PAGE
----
Quantcast
Connect with us

Voters in three US states reject initiatives to curb fossil fuel use

Published

on

Voters in Colorado, Arizona and Washington states rejected ballot initiatives that sought to curb fossil fuels use by restricting drilling, putting a fee on carbon emissions and mandating wider use of renewable energy.

The results were a setback for green activists, but a win for the energy industry and the Trump administration, which has sought to unfetter oil, gas, and coal production by rolling back environmental protections.

ADVERTISEMENT

The outcomes showed “voters reject policies that would make energy more expensive,” said Thomas J. Pyle, president of free market advocacy group American Energy Alliance.

While polls had indicated rising concerns among Americans over carbon emissions and water quality, the measures on the ballot in the three states to rein in fossil fuels industries were soundly rejected on U.S. Election Day on Tuesday.

    In Colorado, an initiative to limit new drilling near populated or vulnerable areas, which would have heavily curtailed the industry, received 43 percent of the vote, less than the majority required to pass.

The Washington state measure, meanwhile, which would have imposed the nation’s first fee on carbon emissions – mostly at the expense of the state’s oil refiners – garnered only 44 percent of the vote.

Groups defending the oil industry spent a combined $66 million to defeat the Colorado and Washington measures, with much of the contributions coming from large energy companies – including BP Plc and Marathon Oil Corp unit Andeavor.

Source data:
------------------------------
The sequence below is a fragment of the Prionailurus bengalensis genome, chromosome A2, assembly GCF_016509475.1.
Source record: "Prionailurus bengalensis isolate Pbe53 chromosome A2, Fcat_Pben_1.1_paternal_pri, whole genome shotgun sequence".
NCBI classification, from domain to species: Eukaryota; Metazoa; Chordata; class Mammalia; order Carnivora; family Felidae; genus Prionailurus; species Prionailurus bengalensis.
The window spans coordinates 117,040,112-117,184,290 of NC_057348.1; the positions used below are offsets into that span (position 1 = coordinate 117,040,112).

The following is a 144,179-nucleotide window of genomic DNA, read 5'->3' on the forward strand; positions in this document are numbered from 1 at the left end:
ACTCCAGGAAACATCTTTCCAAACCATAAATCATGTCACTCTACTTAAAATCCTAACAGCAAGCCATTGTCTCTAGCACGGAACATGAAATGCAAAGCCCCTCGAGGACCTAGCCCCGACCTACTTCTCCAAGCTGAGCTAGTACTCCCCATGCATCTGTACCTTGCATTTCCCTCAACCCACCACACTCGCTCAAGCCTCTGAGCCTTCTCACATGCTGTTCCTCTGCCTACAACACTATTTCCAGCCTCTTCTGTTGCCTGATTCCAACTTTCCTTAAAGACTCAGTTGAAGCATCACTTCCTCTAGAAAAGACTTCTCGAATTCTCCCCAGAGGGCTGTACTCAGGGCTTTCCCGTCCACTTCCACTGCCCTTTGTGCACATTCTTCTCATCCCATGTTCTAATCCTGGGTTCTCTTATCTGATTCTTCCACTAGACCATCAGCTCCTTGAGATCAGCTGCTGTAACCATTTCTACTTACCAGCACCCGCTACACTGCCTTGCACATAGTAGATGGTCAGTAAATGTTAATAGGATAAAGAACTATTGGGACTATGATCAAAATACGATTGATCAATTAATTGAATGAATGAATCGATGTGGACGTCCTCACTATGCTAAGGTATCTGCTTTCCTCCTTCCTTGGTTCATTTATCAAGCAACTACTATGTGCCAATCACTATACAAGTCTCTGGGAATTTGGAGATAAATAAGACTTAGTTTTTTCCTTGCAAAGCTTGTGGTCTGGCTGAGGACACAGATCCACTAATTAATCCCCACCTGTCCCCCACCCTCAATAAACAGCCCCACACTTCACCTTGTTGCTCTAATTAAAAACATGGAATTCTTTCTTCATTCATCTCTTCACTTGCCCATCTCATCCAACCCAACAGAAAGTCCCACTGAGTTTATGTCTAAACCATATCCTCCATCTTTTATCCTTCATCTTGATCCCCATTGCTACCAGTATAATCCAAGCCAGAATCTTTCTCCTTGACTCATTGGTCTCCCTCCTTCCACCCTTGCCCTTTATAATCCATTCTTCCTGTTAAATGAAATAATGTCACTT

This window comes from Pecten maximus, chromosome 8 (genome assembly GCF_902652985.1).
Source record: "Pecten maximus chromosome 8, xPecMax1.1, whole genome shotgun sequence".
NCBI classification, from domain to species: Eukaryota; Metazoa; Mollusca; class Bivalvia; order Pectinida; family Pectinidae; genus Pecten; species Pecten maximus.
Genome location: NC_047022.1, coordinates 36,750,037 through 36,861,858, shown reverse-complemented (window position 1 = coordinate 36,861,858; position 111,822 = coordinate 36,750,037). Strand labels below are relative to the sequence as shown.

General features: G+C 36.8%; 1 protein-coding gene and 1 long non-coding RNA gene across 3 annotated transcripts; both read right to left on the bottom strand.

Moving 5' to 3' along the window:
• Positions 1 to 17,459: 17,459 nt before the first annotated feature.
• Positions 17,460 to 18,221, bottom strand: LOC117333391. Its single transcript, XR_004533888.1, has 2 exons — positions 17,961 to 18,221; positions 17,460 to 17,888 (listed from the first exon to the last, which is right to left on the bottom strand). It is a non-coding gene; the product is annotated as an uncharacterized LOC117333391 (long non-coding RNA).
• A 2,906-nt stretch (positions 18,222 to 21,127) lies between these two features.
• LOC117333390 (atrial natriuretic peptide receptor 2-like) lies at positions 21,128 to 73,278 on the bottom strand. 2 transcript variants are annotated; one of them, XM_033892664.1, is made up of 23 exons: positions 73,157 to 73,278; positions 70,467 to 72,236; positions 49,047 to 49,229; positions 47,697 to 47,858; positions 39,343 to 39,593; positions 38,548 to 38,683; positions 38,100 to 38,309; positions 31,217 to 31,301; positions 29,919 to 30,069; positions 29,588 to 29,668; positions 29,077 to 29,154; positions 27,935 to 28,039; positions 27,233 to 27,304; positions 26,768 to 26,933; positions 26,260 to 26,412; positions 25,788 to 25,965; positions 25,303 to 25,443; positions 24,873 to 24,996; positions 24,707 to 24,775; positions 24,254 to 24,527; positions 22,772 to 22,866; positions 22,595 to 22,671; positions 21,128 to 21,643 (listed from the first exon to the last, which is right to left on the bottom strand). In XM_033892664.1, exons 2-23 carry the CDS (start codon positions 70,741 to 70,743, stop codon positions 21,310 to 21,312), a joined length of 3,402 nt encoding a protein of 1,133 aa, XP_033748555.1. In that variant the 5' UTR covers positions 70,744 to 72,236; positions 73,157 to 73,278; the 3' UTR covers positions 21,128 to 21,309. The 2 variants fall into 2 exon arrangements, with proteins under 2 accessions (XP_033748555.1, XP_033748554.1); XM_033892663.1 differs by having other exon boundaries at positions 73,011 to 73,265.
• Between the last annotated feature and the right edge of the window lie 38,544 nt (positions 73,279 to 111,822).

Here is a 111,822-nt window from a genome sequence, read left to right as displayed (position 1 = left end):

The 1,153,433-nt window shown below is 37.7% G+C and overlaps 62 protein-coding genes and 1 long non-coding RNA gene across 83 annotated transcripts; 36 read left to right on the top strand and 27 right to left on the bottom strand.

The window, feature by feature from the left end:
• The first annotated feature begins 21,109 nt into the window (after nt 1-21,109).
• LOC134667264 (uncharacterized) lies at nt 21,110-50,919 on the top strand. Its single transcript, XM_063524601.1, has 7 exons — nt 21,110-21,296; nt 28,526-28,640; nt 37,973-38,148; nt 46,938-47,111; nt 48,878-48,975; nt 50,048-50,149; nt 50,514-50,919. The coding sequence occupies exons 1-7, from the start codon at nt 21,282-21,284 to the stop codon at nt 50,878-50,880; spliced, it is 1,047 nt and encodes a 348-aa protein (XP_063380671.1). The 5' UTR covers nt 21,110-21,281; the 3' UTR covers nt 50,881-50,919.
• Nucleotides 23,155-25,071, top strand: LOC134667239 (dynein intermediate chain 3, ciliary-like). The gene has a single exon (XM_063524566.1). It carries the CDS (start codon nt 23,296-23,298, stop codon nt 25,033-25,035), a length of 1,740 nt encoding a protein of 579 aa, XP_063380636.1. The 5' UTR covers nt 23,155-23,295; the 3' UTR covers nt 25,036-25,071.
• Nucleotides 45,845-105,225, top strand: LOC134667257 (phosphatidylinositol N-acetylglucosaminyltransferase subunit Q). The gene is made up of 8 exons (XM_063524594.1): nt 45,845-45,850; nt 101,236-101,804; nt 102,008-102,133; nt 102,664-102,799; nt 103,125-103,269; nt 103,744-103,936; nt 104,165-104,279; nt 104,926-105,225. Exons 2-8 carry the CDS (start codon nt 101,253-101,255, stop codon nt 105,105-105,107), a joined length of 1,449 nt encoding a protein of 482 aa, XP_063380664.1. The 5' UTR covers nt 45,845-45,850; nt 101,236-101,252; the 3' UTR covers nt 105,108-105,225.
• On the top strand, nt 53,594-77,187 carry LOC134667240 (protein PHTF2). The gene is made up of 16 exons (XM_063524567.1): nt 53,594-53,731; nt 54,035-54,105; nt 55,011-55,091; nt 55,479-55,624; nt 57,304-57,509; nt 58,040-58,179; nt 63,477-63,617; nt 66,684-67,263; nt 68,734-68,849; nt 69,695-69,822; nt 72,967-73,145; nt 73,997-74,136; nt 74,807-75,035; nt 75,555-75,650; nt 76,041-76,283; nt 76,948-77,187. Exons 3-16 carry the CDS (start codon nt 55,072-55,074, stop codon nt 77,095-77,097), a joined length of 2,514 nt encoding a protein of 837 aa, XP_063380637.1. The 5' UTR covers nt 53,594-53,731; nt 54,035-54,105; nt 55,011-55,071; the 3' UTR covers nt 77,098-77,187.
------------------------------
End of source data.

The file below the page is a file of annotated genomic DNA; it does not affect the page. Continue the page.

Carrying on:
ADVERTISEMENT

Environmental groups blamed the defeat of the Washington state carbon fee on the hefty spending by opponents.

“Big oil spent unprecedented amounts of money to tell big lies,” Gene Karpinski, president of the League of Conservation Voters, said at an event on Wednesday to discuss the election.

Washington state’s measure was supported by millions of dollars in contributions from Microsoft co-founder Bill Gates and an alliance of other billionaires and environmental groups.

ADVERTISEMENT

Ted Halstead, head of the Climate Leadership Council, an industry-backed group proposing a nationwide carbon tax, said the defeat of the Washington state carbon fee “highlights the need for a popular and politically viable approach to carbon pricing at the federal level.” A tax or fee is intended to reduce carbon dioxide emissions.

In Arizona, voters defeated a proposal backed by billionaire activist Thomas Steyer that would have required electricity providers to use renewable energy for half of their needs by 2030, up from the current 15 percent.

ADVERTISEMENT

The measure was opposed by Arizona Public Service Co [AZD.UL], the state’s largest utility, which argued it would be forced to shut coal and nuclear plants, and pass along those costs to customers.

A similar measure backed by Steyer in Nevada passed.

On Wednesday Steyer said the failure in Arizona was due to the way the measure was described on the ballot, implying the change could drive up costs for consumers and which had been written by the state’s Republican attorney general.

ADVERTISEMENT

“What we saw in terms of the ballot initiatives is that Americans in purple states support clean energy overwhelmingly as long as you are allowed to talk honestly about it,” Steyer said, referring to states where the Democratic and Republican parties have similar levels of support.